Details emerge of another Boeing 777 engine failure, this one in Japan

"I was panicking in my head, thinking about how I was maybe going to die."

That is what Naru Kurokawa thought as an engine failed in the Japan Airlines Boeing 777 flight over Japan he piloted on December 4.

Kurokawa has shared his story after seeing news reports of a very similar incident on the same type of aircraft in Colorado in the US last weekend.

"I thought I would go insane if I accepted the thought of death, so I focussed on taking videos of the situation," Kurokawa said.

The aircraft made an emergency landing at Okinawa Airport about 40 minutes after take-off.

On Saturday, a United Airlines Boeing 777 suffered an engine fire resulting in debris scattering over the city of Denver in an incident captured in a terrifying video.

On Monday, Boeing urged airlines to suspend the use of 777s that use the same Pratt & Whitney PW4000 engines.

Japan's transport ministry also ordered Japan Airlines and ANA Airlines to suspend use of all 777s with that engine type while it considered whether to take additional steps.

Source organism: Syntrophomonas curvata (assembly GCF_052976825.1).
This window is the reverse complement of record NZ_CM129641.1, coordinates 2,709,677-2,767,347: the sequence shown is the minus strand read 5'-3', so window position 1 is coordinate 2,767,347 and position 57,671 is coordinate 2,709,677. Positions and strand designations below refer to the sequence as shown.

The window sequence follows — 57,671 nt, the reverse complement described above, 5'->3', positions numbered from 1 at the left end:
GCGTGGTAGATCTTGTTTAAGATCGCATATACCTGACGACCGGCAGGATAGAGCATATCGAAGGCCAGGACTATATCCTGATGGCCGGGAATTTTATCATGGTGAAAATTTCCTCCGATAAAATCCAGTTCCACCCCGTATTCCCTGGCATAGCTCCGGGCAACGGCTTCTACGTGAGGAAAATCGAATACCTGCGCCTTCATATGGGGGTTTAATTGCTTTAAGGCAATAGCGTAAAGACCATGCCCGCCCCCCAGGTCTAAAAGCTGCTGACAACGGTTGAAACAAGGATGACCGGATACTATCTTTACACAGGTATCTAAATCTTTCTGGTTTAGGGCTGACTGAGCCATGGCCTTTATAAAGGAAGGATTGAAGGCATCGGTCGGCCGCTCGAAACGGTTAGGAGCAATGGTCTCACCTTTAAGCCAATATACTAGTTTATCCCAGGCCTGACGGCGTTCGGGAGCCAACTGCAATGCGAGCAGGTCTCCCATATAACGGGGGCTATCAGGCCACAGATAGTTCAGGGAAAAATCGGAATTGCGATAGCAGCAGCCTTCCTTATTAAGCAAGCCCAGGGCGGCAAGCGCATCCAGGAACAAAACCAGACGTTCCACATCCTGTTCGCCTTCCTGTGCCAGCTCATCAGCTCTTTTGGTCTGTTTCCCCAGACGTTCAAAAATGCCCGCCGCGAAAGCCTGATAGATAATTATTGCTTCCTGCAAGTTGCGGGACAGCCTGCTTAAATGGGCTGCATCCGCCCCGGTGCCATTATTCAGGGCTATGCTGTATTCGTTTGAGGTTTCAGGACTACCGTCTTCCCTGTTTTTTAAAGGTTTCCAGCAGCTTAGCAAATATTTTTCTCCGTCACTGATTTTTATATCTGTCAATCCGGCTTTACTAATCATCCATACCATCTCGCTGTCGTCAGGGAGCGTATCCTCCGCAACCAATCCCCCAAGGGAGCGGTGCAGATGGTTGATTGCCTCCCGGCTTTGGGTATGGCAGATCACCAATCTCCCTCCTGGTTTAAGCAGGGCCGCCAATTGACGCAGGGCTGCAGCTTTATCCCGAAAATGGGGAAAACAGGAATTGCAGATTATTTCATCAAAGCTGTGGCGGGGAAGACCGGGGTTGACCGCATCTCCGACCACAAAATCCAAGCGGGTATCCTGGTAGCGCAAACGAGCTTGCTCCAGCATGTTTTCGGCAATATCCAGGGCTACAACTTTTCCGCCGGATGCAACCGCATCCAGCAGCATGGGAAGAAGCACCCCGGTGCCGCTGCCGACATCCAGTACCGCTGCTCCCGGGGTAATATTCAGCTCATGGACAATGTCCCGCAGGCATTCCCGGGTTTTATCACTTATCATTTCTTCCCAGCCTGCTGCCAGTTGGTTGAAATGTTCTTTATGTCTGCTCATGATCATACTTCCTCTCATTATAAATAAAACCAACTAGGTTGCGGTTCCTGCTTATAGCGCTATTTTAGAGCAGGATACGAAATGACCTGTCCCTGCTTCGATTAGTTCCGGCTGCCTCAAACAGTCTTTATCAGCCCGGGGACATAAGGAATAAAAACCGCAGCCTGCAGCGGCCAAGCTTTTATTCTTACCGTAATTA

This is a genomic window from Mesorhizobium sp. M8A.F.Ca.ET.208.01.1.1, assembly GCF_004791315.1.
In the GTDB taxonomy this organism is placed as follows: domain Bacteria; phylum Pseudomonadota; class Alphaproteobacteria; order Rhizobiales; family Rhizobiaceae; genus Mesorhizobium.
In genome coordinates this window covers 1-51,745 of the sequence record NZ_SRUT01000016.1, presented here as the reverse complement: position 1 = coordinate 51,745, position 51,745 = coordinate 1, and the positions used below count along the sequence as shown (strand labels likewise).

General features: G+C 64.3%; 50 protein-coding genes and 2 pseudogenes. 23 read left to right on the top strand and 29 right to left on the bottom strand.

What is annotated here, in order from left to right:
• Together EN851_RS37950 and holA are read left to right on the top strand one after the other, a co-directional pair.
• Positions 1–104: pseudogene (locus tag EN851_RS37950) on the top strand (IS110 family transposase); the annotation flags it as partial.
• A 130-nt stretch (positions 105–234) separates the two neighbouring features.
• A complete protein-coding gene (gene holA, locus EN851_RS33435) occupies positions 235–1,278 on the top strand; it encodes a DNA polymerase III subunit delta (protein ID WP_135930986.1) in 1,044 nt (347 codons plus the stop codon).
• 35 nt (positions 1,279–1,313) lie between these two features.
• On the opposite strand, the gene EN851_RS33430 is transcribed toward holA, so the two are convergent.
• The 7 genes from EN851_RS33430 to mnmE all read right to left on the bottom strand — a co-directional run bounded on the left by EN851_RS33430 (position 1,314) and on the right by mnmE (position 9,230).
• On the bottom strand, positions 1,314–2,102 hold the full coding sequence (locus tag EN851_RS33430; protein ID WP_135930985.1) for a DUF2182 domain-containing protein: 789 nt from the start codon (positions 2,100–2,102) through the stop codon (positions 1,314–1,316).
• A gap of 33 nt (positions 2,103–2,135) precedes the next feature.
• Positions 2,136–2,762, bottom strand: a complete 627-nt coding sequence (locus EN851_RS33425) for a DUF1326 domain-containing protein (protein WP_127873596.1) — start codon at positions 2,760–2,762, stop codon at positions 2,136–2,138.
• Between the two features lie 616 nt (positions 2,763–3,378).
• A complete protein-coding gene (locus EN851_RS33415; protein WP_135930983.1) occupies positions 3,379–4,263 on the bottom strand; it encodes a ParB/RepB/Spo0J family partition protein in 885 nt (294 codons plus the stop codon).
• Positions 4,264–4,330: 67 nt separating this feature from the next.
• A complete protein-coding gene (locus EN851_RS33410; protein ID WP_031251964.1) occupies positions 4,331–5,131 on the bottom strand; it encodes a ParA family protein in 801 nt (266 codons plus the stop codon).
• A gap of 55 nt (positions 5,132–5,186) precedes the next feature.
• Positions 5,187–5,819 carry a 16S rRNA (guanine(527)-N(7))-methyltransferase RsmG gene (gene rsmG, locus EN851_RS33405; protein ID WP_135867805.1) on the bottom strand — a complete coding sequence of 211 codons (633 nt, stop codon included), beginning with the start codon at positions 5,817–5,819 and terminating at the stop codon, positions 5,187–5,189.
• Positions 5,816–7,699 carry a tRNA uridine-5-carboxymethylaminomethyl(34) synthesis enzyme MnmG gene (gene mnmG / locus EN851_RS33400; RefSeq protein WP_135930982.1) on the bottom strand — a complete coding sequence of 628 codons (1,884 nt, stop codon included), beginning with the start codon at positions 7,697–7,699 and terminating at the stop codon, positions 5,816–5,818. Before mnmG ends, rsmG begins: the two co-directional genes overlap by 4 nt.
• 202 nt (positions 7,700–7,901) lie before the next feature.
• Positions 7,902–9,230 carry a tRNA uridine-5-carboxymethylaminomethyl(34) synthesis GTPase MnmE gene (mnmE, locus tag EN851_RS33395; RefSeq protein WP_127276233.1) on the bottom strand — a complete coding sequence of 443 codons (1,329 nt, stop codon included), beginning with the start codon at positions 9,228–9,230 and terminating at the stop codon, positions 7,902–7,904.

"Watching videos of the United Airlines flight and engines in flames brought back the fear I experienced," said Kurokawa.

He had been filming out the window with his phone when he heard a loud noise followed by a massive shake.

An employee of the Okinawa Times newspaper Minako Kuroshima, who was also on that JAL plane, wrote afterwards that a pilot told passengers the plane was flying with only the right engine.

The JAL plane made an emergency landing. There were no injuries among the 11 crew or 178 passengers, local media reported.

Japan Transport Safety Board reported that two of the left engine's fan blades were found damaged, one from fatigue fracture. 

Damage was also found on other parts of the plane including the engine cowling and fuselage.